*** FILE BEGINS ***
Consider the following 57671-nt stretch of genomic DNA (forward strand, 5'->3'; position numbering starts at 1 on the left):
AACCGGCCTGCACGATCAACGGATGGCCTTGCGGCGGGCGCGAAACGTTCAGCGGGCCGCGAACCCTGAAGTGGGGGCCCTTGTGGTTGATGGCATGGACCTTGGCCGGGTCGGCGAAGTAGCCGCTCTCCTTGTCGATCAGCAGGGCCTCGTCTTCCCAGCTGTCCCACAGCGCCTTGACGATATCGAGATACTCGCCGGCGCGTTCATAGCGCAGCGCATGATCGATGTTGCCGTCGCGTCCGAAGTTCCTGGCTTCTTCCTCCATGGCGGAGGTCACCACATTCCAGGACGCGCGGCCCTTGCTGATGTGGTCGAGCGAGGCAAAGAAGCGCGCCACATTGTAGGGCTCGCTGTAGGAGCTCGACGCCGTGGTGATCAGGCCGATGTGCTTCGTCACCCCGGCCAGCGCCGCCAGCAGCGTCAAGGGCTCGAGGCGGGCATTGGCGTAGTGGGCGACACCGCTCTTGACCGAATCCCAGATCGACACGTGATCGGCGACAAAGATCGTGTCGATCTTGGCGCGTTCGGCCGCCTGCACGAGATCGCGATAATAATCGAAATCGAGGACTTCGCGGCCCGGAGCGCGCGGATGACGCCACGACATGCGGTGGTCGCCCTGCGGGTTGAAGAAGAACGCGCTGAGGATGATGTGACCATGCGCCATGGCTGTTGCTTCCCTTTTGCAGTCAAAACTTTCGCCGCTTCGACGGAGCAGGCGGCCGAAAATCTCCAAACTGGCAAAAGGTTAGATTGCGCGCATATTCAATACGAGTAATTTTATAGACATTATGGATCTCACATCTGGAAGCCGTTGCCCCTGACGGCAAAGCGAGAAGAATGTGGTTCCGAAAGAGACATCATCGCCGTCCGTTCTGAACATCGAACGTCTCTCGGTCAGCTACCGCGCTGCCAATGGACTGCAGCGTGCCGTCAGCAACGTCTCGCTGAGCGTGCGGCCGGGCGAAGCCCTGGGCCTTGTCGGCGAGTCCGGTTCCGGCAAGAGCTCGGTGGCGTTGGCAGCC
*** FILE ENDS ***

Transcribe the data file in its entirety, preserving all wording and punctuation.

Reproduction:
Consider the following 57671-nt stretch of genomic DNA (forward strand, 5'->3'; position numbering starts at 1 on the left):
AACCGGCCTGCACGATCAACGGATGGCCTTGCGGCGGGCGCGAAACGTTCAGCGGGCCGCGAACCCTGAAGTGGGGGCCCTTGTGGTTGATGGCATGGACCTTGGCCGGGTCGGCGAAGTAGCCGCTCTCCTTGTCGATCAGCAGGGCCTCGTCTTCCCAGCTGTCCCACAGCGCCTTGACGATATCGAGATACTCGCCGGCGCGTTCATAGCGCAGCGCATGATCGATGTTGCCGTCGCGTCCGAAGTTCCTGGCTTCTTCCTCCATGGCGGAGGTCACCACATTCCAGGACGCGCGGCCCTTGCTGATGTGGTCGAGCGAGGCAAAGAAGCGCGCCACATTGTAGGGCTCGCTGTAGGAGCTCGACGCCGTGGTGATCAGGCCGATGTGCTTCGTCACCCCGGCCAGCGCCGCCAGCAGCGTCAAGGGCTCGAGGCGGGCATTGGCGTAGTGGGCGACACCGCTCTTGACCGAATCCCAGATCGACACGTGATCGGCGACAAAGATCGTGTCGATCTTGGCGCGTTCGGCCGCCTGCACGAGATCGCGATAATAATCGAAATCGAGGACTTCGCGGCCCGGAGCGCGCGGATGACGCCACGACATGCGGTGGTCGCCCTGCGGGTTGAAGAAGAACGCGCTGAGGATGATGTGACCATGCGCCATGGCTGTTGCTTCCCTTTTGCAGTCAAAACTTTCGCCGCTTCGACGGAGCAGGCGGCCGAAAATCTCCAAACTGGCAAAAGGTTAGATTGCGCGCATATTCAATACGAGTAATTTTATAGACATTATGGATCTCACATCTGGAAGCCGTTGCCCCTGACGGCAAAGCGAGAAGAATGTGGTTCCGAAAGAGACATCATCGCCGTCCGTTCTGAACATCGAACGTCTCTCGGTCAGCTACCGCGCTGCCAATGGACTGCAGCGTGCCGTCAGCAACGTCTCGCTGAGCGTGCGGCCGGGCGAAGCCCTGGGCCTTGTCGGCGAGTCCGGTTCCGGCAAGAGCTCGGTGGCGTTGGCAGCC